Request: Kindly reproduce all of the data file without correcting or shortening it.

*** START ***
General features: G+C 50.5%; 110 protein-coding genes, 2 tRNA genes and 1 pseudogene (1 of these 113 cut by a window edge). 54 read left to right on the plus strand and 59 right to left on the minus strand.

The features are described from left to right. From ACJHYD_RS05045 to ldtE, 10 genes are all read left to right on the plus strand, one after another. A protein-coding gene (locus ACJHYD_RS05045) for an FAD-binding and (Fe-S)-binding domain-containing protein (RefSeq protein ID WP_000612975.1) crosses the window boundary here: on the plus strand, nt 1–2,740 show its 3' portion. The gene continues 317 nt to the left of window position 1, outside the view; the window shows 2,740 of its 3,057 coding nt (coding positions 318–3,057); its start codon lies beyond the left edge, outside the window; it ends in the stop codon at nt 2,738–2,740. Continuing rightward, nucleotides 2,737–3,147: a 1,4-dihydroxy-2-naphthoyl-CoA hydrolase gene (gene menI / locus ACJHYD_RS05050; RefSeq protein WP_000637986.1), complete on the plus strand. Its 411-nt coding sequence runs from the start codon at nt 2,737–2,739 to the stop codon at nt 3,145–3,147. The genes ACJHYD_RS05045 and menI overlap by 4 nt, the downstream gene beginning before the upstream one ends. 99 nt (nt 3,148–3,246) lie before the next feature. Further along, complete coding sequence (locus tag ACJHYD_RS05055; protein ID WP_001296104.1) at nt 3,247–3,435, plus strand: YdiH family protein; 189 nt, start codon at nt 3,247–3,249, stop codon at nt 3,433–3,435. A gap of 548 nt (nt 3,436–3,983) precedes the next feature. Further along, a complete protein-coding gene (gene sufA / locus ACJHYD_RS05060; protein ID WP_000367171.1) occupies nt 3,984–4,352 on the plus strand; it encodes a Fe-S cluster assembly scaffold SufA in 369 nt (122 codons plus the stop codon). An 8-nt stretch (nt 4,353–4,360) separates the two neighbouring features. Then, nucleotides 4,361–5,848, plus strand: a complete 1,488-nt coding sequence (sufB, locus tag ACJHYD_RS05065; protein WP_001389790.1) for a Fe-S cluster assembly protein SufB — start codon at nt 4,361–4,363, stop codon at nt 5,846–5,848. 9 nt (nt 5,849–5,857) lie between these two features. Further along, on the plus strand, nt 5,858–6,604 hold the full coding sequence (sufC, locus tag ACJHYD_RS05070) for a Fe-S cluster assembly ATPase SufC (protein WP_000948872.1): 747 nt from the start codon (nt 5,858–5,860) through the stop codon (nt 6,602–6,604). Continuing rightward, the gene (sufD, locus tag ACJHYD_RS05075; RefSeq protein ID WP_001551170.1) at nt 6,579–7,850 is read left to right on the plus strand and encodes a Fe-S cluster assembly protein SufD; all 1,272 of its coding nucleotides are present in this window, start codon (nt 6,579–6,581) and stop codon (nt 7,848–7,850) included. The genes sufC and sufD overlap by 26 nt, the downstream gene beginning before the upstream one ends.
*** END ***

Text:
General features: G+C 50.5%; 110 protein-coding genes, 2 tRNA genes and 1 pseudogene (1 of these 113 cut by a window edge). 54 read left to right on the plus strand and 59 right to left on the minus strand.

The features are described from left to right. From ACJHYD_RS05045 to ldtE, 10 genes are all read left to right on the plus strand, one after another. A protein-coding gene (locus ACJHYD_RS05045) for an FAD-binding and (Fe-S)-binding domain-containing protein (RefSeq protein ID WP_000612975.1) crosses the window boundary here: on the plus strand, nt 1–2,740 show its 3' portion. The gene continues 317 nt to the left of window position 1, outside the view; the window shows 2,740 of its 3,057 coding nt (coding positions 318–3,057); its start codon lies beyond the left edge, outside the window; it ends in the stop codon at nt 2,738–2,740. Continuing rightward, nucleotides 2,737–3,147: a 1,4-dihydroxy-2-naphthoyl-CoA hydrolase gene (gene menI / locus ACJHYD_RS05050; RefSeq protein WP_000637986.1), complete on the plus strand. Its 411-nt coding sequence runs from the start codon at nt 2,737–2,739 to the stop codon at nt 3,145–3,147. The genes ACJHYD_RS05045 and menI overlap by 4 nt, the downstream gene beginning before the upstream one ends. 99 nt (nt 3,148–3,246) lie before the next feature. Further along, complete coding sequence (locus tag ACJHYD_RS05055; protein ID WP_001296104.1) at nt 3,247–3,435, plus strand: YdiH family protein; 189 nt, start codon at nt 3,247–3,249, stop codon at nt 3,433–3,435. A gap of 548 nt (nt 3,436–3,983) precedes the next feature. Further along, a complete protein-coding gene (gene sufA / locus ACJHYD_RS05060; protein ID WP_000367171.1) occupies nt 3,984–4,352 on the plus strand; it encodes a Fe-S cluster assembly scaffold SufA in 369 nt (122 codons plus the stop codon). An 8-nt stretch (nt 4,353–4,360) separates the two neighbouring features. Then, nucleotides 4,361–5,848, plus strand: a complete 1,488-nt coding sequence (sufB, locus tag ACJHYD_RS05065; protein WP_001389790.1) for a Fe-S cluster assembly protein SufB — start codon at nt 4,361–4,363, stop codon at nt 5,846–5,848. 9 nt (nt 5,849–5,857) lie between these two features. Further along, on the plus strand, nt 5,858–6,604 hold the full coding sequence (sufC, locus tag ACJHYD_RS05070) for a Fe-S cluster assembly ATPase SufC (protein WP_000948872.1): 747 nt from the start codon (nt 5,858–5,860) through the stop codon (nt 6,602–6,604). Continuing rightward, the gene (sufD, locus tag ACJHYD_RS05075; RefSeq protein ID WP_001551170.1) at nt 6,579–7,850 is read left to right on the plus strand and encodes a Fe-S cluster assembly protein SufD; all 1,272 of its coding nucleotides are present in this window, start codon (nt 6,579–6,581) and stop codon (nt 7,848–7,850) included. The genes sufC and sufD overlap by 26 nt, the downstream gene beginning before the upstream one ends.